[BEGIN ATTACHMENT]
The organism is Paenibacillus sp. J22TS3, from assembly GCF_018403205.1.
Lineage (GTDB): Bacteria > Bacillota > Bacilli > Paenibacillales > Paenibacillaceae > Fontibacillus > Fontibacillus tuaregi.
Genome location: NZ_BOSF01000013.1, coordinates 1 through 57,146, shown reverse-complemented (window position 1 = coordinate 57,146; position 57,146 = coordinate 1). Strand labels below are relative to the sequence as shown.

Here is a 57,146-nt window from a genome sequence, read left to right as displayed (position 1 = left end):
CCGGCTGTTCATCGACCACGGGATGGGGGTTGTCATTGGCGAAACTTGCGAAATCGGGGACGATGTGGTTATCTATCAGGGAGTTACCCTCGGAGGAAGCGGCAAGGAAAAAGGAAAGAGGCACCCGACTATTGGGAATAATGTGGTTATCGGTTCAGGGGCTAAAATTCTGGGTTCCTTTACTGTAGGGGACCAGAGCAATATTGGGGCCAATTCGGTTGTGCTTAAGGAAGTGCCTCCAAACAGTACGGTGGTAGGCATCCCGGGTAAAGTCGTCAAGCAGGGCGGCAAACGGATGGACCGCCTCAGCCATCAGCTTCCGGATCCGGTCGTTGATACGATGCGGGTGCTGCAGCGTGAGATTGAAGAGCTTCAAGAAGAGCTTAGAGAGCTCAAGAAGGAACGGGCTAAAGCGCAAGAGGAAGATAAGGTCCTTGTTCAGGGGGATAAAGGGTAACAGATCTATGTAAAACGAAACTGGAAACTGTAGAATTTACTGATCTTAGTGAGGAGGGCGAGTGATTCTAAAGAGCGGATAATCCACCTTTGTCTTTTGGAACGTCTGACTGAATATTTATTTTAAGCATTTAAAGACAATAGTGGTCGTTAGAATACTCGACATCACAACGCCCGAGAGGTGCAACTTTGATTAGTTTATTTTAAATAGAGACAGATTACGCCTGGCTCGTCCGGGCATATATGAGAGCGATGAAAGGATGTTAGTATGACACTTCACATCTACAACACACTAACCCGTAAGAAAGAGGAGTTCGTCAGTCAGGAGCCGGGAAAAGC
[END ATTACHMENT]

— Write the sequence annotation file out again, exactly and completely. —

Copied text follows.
The organism is Paenibacillus sp. J22TS3, from assembly GCF_018403205.1.
Lineage (GTDB): Bacteria > Bacillota > Bacilli > Paenibacillales > Paenibacillaceae > Fontibacillus > Fontibacillus tuaregi.
Genome location: NZ_BOSF01000013.1, coordinates 1 through 57,146, shown reverse-complemented (window position 1 = coordinate 57,146; position 57,146 = coordinate 1). Strand labels below are relative to the sequence as shown.

Here is a 57,146-nt window from a genome sequence, read left to right as displayed (position 1 = left end):
CCGGCTGTTCATCGACCACGGGATGGGGGTTGTCATTGGCGAAACTTGCGAAATCGGGGACGATGTGGTTATCTATCAGGGAGTTACCCTCGGAGGAAGCGGCAAGGAAAAAGGAAAGAGGCACCCGACTATTGGGAATAATGTGGTTATCGGTTCAGGGGCTAAAATTCTGGGTTCCTTTACTGTAGGGGACCAGAGCAATATTGGGGCCAATTCGGTTGTGCTTAAGGAAGTGCCTCCAAACAGTACGGTGGTAGGCATCCCGGGTAAAGTCGTCAAGCAGGGCGGCAAACGGATGGACCGCCTCAGCCATCAGCTTCCGGATCCGGTCGTTGATACGATGCGGGTGCTGCAGCGTGAGATTGAAGAGCTTCAAGAAGAGCTTAGAGAGCTCAAGAAGGAACGGGCTAAAGCGCAAGAGGAAGATAAGGTCCTTGTTCAGGGGGATAAAGGGTAACAGATCTATGTAAAACGAAACTGGAAACTGTAGAATTTACTGATCTTAGTGAGGAGGGCGAGTGATTCTAAAGAGCGGATAATCCACCTTTGTCTTTTGGAACGTCTGACTGAATATTTATTTTAAGCATTTAAAGACAATAGTGGTCGTTAGAATACTCGACATCACAACGCCCGAGAGGTGCAACTTTGATTAGTTTATTTTAAATAGAGACAGATTACGCCTGGCTCGTCCGGGCATATATGAGAGCGATGAAAGGATGTTAGTATGACACTTCACATCTACAACACACTAACCCGTAAGAAAGAGGAGTTCGTCAGTCAGGAGCCGGGAAAAGC